Though not a chest-thumping war tale, but the mesmerizing cinematography, production design help a great deal in bringing out director Sam Mendes’ creative vision
Rating: 4 / 5
With two Golden Globes in its bag already [Best Film (drama), Best director], director Sam Mendes’ epic war film 1917  is deemed a strong contender for the Academy Awards where it’s got 10 nominations.
Mendes’ maiden film in the genre is partly inspired by the stories passed on by his late grandfather, novelist Alfred H Mendes. Sam takes us back to a critical period during World War 1 (1914-1918) where the timely delivery of a key message can avert a major catastrophe for the Devonshire Regiment of the British Army. Mendes is aided by Krysty Wilson-Cairns in writing an engaging screenplay.
Three years into the war, the enemy [Germany] stuns the British and its allies after it chooses to retreat from the Western Front in Northern France. But not before they ambush the villages, reducing their conquered territories to a wasteland. General Erinmore [Colin Firth] though learns that the enemy is not really retreating but merely shifting base to set the Devons into their trap. With the phone lines cut by the Germans, Erinmore assigns Lance Corporals Tom Blake [Dean-Charles Chapman] and Will Schofield [George MacKay] to deliver the key message to Colonel Mackenzie [Benedict Cumberbatch]. Blake’s motivation is more drilled by the desire to save his brother Lieutenant Joseph Blake [Richard Madden] .
Mendes’ film covers the events on 6 April, 1917. This ‘timely message delivery’ plot was found in the latter part of Peter Weir’s Gallipoli  where Frank Dunne [Mel Gibson] is picked as the delivery man. Mendes has based his 1917 around the delivery task.
Although set in World War I, 1917  is more an offbeat epic war film that primarily aims to avert a battle. It underlines the devastation caused by war. If his brother wasn’t part of the Devons, would Tom Blake have been still keen to carry out the dangerous task? Schofield’s skeptical from the beginning as he discourages Blake fearing that they are sent on a suicide mission. But the two mates still vow to complete the task together.
Barring the few odd tussles, the enemy is not really in your face. However, the fear of being watched constantly by the enemy looms large over Blake and Schofield’s face. The film’s technical brilliance goes a long way in playing out this prolonged sense of fear. The long, continuous takes are highly gripping giving you a closer experience of Blake and Schofield’s herculean task. If one recalls correctly, the camera doesn’t leave the duo for a good 3/4 of an (opening) hour. The acting may not be extraordinary, but Chapman and MacKay don’t flinch for a second. The director clearly opted for visual mastery over individual brilliance. The visual mastery though is all down due to the individual brilliance of veteran cinematographer Roger Deakins.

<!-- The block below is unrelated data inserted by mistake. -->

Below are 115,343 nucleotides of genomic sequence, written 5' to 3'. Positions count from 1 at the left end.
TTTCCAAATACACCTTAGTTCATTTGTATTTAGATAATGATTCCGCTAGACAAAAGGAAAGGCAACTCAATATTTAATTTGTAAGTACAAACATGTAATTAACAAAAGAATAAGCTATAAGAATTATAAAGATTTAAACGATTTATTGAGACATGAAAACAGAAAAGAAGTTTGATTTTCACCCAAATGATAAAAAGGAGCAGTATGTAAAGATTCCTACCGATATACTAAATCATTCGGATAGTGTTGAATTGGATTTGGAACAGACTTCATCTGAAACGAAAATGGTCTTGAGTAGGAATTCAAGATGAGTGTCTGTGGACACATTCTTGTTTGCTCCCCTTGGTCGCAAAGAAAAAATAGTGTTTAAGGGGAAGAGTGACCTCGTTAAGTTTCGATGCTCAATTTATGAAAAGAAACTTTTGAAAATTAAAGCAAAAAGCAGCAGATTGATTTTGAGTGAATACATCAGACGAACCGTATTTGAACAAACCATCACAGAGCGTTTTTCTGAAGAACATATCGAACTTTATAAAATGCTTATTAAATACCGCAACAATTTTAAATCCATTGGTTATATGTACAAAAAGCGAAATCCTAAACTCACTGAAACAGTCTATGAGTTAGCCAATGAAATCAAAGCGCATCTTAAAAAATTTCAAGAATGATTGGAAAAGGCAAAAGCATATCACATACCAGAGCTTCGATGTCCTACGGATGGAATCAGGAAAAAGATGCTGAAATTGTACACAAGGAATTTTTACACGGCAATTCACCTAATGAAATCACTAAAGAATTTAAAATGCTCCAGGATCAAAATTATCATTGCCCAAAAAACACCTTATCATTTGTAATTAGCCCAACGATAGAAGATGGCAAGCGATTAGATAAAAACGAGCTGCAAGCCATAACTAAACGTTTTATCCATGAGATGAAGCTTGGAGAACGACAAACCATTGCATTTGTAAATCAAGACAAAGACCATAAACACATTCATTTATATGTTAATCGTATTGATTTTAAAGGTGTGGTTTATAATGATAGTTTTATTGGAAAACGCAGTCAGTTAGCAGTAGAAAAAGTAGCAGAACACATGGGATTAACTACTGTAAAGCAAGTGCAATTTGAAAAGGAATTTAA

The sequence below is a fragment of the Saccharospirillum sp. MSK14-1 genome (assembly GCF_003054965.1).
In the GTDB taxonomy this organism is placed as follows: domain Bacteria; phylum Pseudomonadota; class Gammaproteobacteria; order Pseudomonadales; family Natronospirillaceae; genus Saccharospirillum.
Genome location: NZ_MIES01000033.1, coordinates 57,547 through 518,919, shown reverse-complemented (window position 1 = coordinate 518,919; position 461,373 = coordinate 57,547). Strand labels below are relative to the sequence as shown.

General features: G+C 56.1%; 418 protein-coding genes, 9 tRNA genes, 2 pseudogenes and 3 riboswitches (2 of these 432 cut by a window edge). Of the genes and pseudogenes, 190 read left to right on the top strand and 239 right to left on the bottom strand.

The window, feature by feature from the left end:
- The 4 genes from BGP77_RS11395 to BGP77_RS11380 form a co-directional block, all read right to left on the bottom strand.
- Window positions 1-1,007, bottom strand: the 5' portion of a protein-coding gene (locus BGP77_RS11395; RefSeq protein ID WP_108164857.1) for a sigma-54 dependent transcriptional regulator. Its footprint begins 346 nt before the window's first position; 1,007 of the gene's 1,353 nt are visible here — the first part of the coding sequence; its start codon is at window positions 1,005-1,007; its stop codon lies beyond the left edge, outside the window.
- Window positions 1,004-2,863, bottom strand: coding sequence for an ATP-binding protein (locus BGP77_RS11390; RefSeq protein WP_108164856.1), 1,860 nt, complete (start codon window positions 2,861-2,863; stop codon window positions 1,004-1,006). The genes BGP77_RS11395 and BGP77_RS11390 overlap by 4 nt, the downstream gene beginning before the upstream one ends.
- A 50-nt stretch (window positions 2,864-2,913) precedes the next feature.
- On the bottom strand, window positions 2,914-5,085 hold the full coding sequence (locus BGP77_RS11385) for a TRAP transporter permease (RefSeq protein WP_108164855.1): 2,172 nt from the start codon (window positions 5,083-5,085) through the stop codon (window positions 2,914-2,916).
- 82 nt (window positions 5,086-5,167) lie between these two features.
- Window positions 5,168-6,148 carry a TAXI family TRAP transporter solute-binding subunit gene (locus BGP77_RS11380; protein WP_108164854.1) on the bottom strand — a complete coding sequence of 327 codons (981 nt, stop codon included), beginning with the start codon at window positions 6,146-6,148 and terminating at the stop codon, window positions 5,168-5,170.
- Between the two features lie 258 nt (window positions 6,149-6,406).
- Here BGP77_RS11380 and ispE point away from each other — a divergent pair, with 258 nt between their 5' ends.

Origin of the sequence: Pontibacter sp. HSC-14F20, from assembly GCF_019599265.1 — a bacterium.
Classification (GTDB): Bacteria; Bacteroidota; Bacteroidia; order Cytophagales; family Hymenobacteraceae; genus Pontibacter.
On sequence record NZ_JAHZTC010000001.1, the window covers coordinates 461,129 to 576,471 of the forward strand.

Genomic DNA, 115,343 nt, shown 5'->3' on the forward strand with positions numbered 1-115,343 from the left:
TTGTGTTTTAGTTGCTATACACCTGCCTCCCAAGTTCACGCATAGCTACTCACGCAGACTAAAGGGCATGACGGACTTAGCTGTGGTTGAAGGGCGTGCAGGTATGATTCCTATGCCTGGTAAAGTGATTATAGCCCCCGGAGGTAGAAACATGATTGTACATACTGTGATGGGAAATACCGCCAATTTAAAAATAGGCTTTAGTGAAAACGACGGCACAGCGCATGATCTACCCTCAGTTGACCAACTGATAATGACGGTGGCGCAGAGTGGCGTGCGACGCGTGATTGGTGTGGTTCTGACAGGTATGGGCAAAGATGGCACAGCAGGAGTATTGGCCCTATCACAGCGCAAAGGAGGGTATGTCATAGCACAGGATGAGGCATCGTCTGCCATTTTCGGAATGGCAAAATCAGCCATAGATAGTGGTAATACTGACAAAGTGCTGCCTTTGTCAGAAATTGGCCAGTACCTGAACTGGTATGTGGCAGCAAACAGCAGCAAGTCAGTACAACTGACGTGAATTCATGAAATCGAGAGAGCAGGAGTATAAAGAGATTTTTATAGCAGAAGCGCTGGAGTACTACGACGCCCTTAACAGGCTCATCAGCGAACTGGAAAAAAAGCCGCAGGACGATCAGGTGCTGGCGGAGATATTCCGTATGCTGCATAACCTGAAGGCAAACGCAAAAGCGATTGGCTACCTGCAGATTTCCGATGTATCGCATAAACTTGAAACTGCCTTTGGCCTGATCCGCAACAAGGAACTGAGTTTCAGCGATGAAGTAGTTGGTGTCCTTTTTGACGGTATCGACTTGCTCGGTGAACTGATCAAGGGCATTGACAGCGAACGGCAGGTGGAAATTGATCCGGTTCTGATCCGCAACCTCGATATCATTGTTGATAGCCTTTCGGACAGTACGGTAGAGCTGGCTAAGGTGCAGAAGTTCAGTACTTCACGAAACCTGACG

Deakins’ camera perhaps is akin to Schofield’s heartbeat, never leaving the frame even for a second. The dim lit combat shots in broken homes, Schofield’s marathon trots in long but thin trenches are a visual treat. Lee Smith’s fine editing doesn’t leave you with a single drag moment.
Rich in visual appeal, 1917 is also rich in its production design. From wastelands, trenches, ambushed homes, structures, Dennis Gassner succeeds in bringing out Mendis’ vision of the war-torn French territory of 1917. The most impressive is the construction of German trenches and the abandoned dugout. The edgy, nervy moments play out nicely to Thomas Newman’s lilting music.
1917 is a technical tour de force, but perhaps there was scope for more intensity from the cast. MacKay is fairly impressive, but Chapman is not convincing in the most crucial scene. Colin Firth is, too, taciturn as General Erinmore, while Benedict Cumberbatch has too little to offer in his pivotal but cameo role as Colonel Mackenzie. Perhaps, the strongest performer is Mark Strong, who plays Captain Smith.
Christopher Nolan’s Dunkirk  drew some criticism in India after it ignored the role of the Indian soldiers of the British Indian Army. Mendes perhaps was conscious of the Indian audience and so we do see a Sikh sepoy [Nabhaan Rizwan] in Captain Smith’s team. Rizwan shines in his little cameo.
You do question one thing. If the Germans had destroyed the entire French villages, how come the Nazis didn’t manage to trace the French woman Lauri [Claire Duburcq] and her little child hiding in the attic? Well, a film without a single living woman wouldn’t have amused the feminists.
The technical requirements [long takes] perhaps limits the scope for an actor to improvise or invest more in the character. However, Mendes produces a visual delight. This is no chest-thumping war story, but bravery doesn’t always lie in how many enemies one killed, but perhaps there’s more honour in how many lives one saved. 1917 ticks the box here.
Distributed by Reliance Entertainment in India, 1917 is set to be released in the country on 17 January.